Long-range version of Yak-9, fuel capacity increased from 440 l (115 US gal) to 650 l (170 US gal) giving a maximum range of 1,360 km (845 mi). Combat usefulness at full range was limited by lack of radio navigation equipment, and a number of aircraft were used as short-range fighters with fuel carried only in inner wing tanks. Circle time: 19-20 sec. Weight of fire: 2 kg (4.4 lb)/sec.


Yak-9D with NS-37 cannon and provision for 4 x 50 kg (110 lb) FAB-50 bombs under the wings.


Fighter-bomber version of Yak-9D (factory designation Yak-9L) with four vertical tube bomb bays aft of the cockpit with capacity for up to 4 x 100 kg (220 lb) FAB-100 bombs or 4 PTAB cassettes with 32 x 1.5 kg (3.3 lb) bomblets each, although normally only 200 kg (440 lb) of weapons were carried in the front bomb bays. Poor handling with a full bomb and fuel load and lack of special aiming equipment limited combat usefulness.


Yak-9D and Yak-9T modified to further increase the range, fuel capacity increased to 845 l (220 US gal) giving a maximum range of 2,285 km (1,420 mi), radio navigation equipment for night and poor weather flying. Yak-9DD were used primarily to escort Petlyakov Pe-2 and Tupolev Tu-2 bombers although they proved less than ideal for this role due to insufficient speed advantage over the bombers. In 1944, several Yak-9DD were used to escort B-17 Flying Fortress and B-24 Liberator bombers attacking targets in Romania using the Ukraine-Romania-Italy routes.


Yak-9D with the cockpit moved 0.4 m (1 ft 4 in) to the rear like on Yak-9T, numerous fixes and improvements based on experience with previous versions.

Yak-9M PVO

Yak-9M with slightly reduced fuel capacity, Klimov VK-105PF2 engine with 925 kW (1,240 hp), and radio and navigational equipment for night and adverse weather flying for PVO Strany.

Yak-9 MPVO

Single-seat night fighter aircraft, equipped with a searchlight and an RPK-10 radio compass.


Yak-9M with Klimov VK-105PF engine, new propeller, and armament consisting of 1 x 23 mm Nudelman-Suranov NS-23 cannon with 60 rounds, and 2 x 20 mm Berezin B-20 cannons with 120 rpg. Did not enter production due to poor performance compared to Yak-3 and Yak-9U.


Single-seat tactical reconnaissance aircraft.


UBS machine gun replaced with a second 20 mm ShVAK with 175 rounds, did not enter production due to the decision to use larger caliber cannons.

Yak-9P (VK-107)

Yak-9U with an all-metal wing, Yak-9P in this case was a factory designation different from Yak-9P with two ShVAKs (see above).


High-altitude interceptor (unrelated to the two other Yak-9P above) with Klimov M-105PD engine designed specifically to intercept Luftwaffe Junkers Ju 86R high-altitude reconnaissance aircraft overflying Moscow in 1942–1943. Initially poor performance due to unreliable engine dramatically improved with adoption of Klimov M-106PV with water injection, with the aircraft reaching 13,500 m (44,300 ft) during testing. Armament reduced to the ShVAK cannon only to save weight.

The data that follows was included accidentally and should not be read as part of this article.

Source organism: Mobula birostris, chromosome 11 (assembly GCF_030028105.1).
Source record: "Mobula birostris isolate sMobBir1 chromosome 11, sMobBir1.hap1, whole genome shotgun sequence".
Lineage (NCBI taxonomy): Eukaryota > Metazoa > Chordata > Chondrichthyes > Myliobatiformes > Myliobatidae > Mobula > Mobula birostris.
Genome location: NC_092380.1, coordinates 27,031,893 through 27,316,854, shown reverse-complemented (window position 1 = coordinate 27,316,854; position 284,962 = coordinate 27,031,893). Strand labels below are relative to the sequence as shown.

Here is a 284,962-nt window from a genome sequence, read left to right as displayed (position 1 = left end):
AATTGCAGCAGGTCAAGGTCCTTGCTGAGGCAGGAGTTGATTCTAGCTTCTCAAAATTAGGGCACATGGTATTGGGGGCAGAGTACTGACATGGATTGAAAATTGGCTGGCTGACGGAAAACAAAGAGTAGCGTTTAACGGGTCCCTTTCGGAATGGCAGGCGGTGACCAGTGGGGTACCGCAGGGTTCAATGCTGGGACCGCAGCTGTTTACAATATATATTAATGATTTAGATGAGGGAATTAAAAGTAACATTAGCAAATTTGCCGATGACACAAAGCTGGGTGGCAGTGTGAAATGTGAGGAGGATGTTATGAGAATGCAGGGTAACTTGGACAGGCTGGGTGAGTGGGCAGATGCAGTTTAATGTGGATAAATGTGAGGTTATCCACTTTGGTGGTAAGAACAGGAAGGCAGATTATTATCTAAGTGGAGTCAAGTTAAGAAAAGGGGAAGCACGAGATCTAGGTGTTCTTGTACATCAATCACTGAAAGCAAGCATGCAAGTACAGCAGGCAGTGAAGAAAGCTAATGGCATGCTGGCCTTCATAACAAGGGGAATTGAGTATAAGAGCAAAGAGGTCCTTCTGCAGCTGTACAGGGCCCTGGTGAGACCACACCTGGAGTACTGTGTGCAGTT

Yak-9U (VK-105)

Yak-9T with Klimov VK-105PF2 engine and numerous aerodynamic and structural improvements introduced on Yak-3. Main visual difference from Yak-9T was in the oil coolers in the wing roots like on Yak-3 and in plywood covering of the fuselage instead of fabric. Visually differed from Yak-3 only by main landing gear covers. Armament increased to 1 x 23 mm VYa with 60 rounds and 2 x 12.7 mm UBSs with 170 rpg. The VYa cannon could be replaced by a ShVAK, B-20, or NS-37, the latter requiring removal of the starboard UBS machine gun. Did not enter production because the VYa cannon was considered unsatisfactory and because the one cannon, one machine gun armament seen on previous models offered a significant increase in range.

Yak-9U (VK-107)

The definitive Yak-9 variant, Yak-9U (VK-105) equipped with the new Klimov VK-107A engine with 1,230 kW (1,650 hp), and the 20 mm ShVAK with 120 rounds replacing the VYa. Weight of fire: 2.72 kg (5.98 lb)/sec. Early test flights in 1943 indicated that the only comparable Soviet fighter was Polikarpov I-185 prototype which was more difficult to fly and less agile due to higher weight. The prototype's top speed of 700 km/h (435 mph) at 5,600 m (18,370 ft) was faster than any production fighter aircraft in the world at the time. Early problems with overheating were fixed by enlarging the radiators and production aircraft had further improved aerodynamics. Turning ability to complete a circle: 20 sec, best Soviet fighter at altitude.